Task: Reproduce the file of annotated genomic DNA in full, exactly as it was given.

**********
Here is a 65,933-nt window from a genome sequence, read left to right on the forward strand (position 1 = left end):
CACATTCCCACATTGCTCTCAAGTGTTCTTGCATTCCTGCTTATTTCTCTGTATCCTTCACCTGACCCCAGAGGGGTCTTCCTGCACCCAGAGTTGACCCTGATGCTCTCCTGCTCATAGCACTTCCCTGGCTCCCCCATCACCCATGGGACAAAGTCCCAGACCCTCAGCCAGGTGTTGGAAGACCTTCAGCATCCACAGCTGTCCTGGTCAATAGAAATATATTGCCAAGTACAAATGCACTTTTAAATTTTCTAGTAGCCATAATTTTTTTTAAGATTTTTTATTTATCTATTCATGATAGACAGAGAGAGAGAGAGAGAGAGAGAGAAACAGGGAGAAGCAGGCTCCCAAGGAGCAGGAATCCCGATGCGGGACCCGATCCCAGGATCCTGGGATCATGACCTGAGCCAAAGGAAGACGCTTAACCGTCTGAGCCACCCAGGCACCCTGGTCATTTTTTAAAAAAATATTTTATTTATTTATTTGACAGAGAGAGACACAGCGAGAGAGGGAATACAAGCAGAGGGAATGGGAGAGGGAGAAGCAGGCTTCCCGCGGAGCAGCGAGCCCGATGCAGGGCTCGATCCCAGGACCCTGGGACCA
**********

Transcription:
Here is a 65,933-nt window from a genome sequence, read left to right on the forward strand (position 1 = left end):
CACATTCCCACATTGCTCTCAAGTGTTCTTGCATTCCTGCTTATTTCTCTGTATCCTTCACCTGACCCCAGAGGGGTCTTCCTGCACCCAGAGTTGACCCTGATGCTCTCCTGCTCATAGCACTTCCCTGGCTCCCCCATCACCCATGGGACAAAGTCCCAGACCCTCAGCCAGGTGTTGGAAGACCTTCAGCATCCACAGCTGTCCTGGTCAATAGAAATATATTGCCAAGTACAAATGCACTTTTAAATTTTCTAGTAGCCATAATTTTTTTTAAGATTTTTTATTTATCTATTCATGATAGACAGAGAGAGAGAGAGAGAGAGAGAGAAACAGGGAGAAGCAGGCTCCCAAGGAGCAGGAATCCCGATGCGGGACCCGATCCCAGGATCCTGGGATCATGACCTGAGCCAAAGGAAGACGCTTAACCGTCTGAGCCACCCAGGCACCCTGGTCATTTTTTAAAAAAATATTTTATTTATTTATTTGACAGAGAGAGACACAGCGAGAGAGGGAATACAAGCAGAGGGAATGGGAGAGGGAGAAGCAGGCTTCCCGCGGAGCAGCGAGCCCGATGCAGGGCTCGATCCCAGGACCCTGGGACCA